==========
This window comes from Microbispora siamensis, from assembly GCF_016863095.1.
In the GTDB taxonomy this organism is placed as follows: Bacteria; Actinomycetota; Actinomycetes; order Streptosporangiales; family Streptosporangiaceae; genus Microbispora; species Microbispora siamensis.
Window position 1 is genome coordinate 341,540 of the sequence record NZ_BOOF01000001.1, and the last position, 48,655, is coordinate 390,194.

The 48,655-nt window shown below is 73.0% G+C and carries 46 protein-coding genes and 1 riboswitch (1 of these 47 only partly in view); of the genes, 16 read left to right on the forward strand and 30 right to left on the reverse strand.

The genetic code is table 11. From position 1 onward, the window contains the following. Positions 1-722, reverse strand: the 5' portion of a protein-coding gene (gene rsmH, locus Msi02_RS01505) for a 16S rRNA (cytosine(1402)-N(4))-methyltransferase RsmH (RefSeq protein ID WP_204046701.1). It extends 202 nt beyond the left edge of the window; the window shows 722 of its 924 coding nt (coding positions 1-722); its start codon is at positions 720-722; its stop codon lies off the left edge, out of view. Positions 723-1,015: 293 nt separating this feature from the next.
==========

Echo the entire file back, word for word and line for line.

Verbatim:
This window comes from Microbispora siamensis, from assembly GCF_016863095.1.
In the GTDB taxonomy this organism is placed as follows: Bacteria; Actinomycetota; Actinomycetes; order Streptosporangiales; family Streptosporangiaceae; genus Microbispora; species Microbispora siamensis.
Window position 1 is genome coordinate 341,540 of the sequence record NZ_BOOF01000001.1, and the last position, 48,655, is coordinate 390,194.

The 48,655-nt window shown below is 73.0% G+C and carries 46 protein-coding genes and 1 riboswitch (1 of these 47 only partly in view); of the genes, 16 read left to right on the forward strand and 30 right to left on the reverse strand.

The genetic code is table 11. From position 1 onward, the window contains the following. Positions 1-722, reverse strand: the 5' portion of a protein-coding gene (gene rsmH, locus Msi02_RS01505) for a 16S rRNA (cytosine(1402)-N(4))-methyltransferase RsmH (RefSeq protein ID WP_204046701.1). It extends 202 nt beyond the left edge of the window; the window shows 722 of its 924 coding nt (coding positions 1-722); its start codon is at positions 720-722; its stop codon lies off the left edge, out of view. Positions 723-1,015: 293 nt separating this feature from the next.